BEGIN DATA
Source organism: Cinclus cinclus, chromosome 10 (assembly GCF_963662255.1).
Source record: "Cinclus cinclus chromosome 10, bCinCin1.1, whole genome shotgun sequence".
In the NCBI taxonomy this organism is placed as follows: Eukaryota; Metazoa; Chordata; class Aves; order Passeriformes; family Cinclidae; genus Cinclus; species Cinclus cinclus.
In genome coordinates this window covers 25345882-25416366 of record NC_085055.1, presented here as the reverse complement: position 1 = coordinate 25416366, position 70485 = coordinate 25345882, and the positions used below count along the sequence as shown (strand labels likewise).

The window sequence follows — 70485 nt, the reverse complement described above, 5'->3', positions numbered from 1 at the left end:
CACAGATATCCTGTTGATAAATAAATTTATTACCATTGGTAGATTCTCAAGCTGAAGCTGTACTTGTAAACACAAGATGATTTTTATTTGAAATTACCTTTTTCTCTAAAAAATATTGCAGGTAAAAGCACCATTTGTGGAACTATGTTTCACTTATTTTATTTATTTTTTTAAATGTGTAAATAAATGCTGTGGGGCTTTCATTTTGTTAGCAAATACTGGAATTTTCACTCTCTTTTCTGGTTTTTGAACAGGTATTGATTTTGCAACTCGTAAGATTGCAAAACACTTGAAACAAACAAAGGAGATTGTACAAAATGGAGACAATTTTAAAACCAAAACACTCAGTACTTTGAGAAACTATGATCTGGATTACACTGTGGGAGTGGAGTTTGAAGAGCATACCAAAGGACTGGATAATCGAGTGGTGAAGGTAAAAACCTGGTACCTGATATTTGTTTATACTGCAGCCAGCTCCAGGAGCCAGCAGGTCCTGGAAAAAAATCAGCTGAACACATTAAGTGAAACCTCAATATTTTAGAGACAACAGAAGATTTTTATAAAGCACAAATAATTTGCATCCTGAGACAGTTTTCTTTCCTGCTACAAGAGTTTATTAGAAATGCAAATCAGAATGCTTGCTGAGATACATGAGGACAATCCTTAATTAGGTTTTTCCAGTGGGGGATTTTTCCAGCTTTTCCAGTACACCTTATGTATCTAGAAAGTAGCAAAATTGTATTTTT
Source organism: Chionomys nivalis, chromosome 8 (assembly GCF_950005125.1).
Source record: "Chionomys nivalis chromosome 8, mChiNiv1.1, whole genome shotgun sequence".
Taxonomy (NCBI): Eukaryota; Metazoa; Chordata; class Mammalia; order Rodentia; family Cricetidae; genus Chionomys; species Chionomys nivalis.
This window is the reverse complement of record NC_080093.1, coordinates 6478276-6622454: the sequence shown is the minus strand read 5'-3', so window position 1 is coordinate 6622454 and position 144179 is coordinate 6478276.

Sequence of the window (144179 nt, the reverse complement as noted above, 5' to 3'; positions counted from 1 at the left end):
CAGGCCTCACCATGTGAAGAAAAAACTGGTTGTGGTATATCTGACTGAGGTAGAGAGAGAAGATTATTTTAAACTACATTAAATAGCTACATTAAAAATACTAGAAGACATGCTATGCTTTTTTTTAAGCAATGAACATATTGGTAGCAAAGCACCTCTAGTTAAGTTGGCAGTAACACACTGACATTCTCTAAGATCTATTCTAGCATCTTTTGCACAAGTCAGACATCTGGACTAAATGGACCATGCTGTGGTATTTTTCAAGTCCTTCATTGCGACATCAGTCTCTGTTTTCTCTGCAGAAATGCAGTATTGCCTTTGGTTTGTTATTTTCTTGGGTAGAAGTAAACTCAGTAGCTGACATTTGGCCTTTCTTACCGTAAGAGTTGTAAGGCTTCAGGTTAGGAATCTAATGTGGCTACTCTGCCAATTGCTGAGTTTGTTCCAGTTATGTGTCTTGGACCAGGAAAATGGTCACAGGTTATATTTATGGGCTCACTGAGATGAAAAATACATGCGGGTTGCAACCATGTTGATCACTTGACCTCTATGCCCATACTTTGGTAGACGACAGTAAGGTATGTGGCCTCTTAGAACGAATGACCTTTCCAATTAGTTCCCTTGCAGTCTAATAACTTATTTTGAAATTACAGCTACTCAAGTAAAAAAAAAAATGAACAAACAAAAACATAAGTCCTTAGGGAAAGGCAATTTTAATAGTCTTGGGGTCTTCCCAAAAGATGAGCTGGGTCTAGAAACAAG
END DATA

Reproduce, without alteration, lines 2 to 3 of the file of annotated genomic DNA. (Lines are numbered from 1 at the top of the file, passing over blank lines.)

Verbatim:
Source record: "Cinclus cinclus chromosome 10, bCinCin1.1, whole genome shotgun sequence".
In the NCBI taxonomy this organism is placed as follows: Eukaryota; Metazoa; Chordata; class Aves; order Passeriformes; family Cinclidae; genus Cinclus; species Cinclus cinclus.